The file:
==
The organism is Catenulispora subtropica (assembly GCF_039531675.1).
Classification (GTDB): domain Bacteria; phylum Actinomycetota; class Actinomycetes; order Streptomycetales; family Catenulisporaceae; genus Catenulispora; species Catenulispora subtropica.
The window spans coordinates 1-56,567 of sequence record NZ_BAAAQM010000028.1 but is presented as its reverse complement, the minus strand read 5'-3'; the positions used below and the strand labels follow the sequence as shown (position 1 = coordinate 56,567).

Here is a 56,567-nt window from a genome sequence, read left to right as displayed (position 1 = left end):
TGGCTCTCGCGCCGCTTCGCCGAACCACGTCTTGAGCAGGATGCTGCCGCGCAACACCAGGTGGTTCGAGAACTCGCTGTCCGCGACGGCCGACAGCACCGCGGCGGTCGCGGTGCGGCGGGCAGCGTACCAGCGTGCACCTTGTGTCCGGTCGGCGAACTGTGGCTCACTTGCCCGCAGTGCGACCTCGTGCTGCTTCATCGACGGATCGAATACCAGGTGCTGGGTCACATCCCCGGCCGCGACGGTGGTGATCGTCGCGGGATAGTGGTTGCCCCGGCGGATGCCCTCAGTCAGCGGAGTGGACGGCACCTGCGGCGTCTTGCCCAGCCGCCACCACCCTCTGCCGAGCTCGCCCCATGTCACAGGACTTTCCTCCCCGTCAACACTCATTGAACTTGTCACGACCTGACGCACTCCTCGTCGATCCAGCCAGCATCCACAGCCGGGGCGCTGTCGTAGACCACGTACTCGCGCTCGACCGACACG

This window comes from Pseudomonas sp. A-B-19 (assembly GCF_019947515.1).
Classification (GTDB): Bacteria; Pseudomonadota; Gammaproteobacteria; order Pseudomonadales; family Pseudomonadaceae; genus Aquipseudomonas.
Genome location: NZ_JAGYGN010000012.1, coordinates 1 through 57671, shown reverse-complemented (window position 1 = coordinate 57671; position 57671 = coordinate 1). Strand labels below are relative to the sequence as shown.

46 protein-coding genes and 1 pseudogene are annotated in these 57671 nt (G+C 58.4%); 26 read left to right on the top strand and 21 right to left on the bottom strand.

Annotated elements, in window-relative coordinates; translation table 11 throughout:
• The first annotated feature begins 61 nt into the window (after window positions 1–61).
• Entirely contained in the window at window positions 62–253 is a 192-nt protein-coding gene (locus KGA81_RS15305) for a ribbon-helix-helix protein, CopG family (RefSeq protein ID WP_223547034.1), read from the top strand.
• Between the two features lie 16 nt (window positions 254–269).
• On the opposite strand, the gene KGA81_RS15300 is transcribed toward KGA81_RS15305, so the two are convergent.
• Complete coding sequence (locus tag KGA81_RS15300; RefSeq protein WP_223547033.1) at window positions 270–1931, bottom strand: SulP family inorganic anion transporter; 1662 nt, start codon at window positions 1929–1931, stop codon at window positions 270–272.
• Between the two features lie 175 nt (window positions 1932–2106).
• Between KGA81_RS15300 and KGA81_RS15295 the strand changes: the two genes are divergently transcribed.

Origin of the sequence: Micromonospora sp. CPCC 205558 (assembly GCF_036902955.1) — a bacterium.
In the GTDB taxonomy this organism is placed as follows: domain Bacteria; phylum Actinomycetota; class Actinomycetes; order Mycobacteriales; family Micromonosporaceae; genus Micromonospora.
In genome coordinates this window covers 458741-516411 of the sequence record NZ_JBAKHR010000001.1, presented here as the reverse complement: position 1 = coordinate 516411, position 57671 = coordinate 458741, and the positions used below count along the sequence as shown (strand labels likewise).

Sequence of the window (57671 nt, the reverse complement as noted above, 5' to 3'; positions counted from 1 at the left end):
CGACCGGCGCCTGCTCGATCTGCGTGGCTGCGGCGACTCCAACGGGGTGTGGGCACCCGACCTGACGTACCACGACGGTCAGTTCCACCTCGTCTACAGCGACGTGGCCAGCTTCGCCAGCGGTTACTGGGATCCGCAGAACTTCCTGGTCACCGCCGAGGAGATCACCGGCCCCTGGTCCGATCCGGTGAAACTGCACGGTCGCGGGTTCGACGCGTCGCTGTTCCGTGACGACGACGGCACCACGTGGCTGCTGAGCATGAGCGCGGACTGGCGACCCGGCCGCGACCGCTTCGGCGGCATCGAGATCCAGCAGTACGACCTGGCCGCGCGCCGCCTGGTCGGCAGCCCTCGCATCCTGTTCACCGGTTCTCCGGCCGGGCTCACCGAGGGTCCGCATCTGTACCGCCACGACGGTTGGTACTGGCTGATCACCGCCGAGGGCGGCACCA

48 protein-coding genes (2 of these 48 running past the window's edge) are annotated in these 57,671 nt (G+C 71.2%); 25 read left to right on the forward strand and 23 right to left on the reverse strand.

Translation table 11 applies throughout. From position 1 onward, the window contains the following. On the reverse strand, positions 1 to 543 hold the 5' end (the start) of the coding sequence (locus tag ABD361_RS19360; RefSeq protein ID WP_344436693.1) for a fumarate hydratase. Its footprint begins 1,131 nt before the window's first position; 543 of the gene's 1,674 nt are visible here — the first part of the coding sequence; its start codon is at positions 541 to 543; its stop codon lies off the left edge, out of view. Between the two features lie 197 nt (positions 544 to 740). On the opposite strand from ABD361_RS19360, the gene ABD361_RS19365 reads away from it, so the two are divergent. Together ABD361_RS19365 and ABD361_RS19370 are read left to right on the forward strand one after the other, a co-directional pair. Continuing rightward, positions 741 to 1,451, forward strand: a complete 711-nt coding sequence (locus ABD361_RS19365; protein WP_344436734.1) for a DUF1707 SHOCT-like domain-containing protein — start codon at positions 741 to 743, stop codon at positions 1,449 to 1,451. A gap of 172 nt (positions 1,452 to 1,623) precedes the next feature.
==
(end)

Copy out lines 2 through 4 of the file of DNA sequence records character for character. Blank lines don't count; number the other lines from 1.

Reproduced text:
Classification (GTDB): domain Bacteria; phylum Actinomycetota; class Actinomycetes; order Streptomycetales; family Catenulisporaceae; genus Catenulispora; species Catenulispora subtropica.
The window spans coordinates 1-56,567 of sequence record NZ_BAAAQM010000028.1 but is presented as its reverse complement, the minus strand read 5'-3'; the positions used below and the strand labels follow the sequence as shown (position 1 = coordinate 56,567).

Here is a 56,567-nt window from a genome sequence, read left to right as displayed (position 1 = left end):